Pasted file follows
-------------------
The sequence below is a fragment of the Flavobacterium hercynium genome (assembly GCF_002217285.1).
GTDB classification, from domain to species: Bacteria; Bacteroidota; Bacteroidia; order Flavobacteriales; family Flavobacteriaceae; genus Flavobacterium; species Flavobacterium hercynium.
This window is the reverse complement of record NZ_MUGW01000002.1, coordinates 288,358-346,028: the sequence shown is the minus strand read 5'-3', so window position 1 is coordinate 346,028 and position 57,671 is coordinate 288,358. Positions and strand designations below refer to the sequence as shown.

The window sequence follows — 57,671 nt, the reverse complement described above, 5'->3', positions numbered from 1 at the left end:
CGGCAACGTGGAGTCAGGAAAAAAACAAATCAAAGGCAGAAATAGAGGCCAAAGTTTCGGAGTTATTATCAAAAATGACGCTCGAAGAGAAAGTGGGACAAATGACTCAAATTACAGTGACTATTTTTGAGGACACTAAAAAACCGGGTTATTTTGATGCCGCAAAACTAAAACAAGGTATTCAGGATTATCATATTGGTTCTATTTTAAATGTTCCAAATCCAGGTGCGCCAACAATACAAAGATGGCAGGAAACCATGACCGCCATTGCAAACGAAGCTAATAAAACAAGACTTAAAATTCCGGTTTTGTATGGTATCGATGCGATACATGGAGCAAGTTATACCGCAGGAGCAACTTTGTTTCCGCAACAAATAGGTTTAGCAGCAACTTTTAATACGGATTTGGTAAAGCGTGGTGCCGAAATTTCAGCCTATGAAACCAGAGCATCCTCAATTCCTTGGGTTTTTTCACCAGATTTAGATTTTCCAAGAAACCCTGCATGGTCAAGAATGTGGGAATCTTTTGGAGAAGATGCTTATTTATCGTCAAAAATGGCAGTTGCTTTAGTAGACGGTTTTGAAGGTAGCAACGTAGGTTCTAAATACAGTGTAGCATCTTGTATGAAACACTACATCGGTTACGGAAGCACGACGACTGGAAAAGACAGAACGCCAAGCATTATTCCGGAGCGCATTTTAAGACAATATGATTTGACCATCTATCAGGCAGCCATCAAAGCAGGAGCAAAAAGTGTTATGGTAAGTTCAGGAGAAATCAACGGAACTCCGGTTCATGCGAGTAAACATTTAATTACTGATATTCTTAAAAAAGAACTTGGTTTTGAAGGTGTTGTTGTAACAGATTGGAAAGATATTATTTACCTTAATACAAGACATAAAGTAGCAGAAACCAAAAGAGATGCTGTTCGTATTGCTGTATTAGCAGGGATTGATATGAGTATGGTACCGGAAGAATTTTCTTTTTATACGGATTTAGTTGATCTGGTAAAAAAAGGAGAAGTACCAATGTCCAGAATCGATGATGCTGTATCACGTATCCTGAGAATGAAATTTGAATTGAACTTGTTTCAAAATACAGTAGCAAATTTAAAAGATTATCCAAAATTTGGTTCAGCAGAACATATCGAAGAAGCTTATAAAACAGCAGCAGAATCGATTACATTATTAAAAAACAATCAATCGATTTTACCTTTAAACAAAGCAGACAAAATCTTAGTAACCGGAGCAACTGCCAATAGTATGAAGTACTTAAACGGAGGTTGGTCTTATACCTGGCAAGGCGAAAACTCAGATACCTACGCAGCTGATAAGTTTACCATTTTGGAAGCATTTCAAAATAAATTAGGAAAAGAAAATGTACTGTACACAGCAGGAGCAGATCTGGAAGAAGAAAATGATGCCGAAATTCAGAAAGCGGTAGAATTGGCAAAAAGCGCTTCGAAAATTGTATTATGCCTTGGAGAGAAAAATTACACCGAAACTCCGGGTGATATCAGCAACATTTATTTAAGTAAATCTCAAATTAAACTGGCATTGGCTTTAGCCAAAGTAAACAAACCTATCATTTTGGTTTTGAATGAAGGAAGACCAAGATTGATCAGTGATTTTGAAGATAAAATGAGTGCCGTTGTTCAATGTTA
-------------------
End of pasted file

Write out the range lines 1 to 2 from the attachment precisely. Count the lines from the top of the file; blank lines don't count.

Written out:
The sequence below is a fragment of the Flavobacterium hercynium genome (assembly GCF_002217285.1).
GTDB classification, from domain to species: Bacteria; Bacteroidota; Bacteroidia; order Flavobacteriales; family Flavobacteriaceae; genus Flavobacterium; species Flavobacterium hercynium.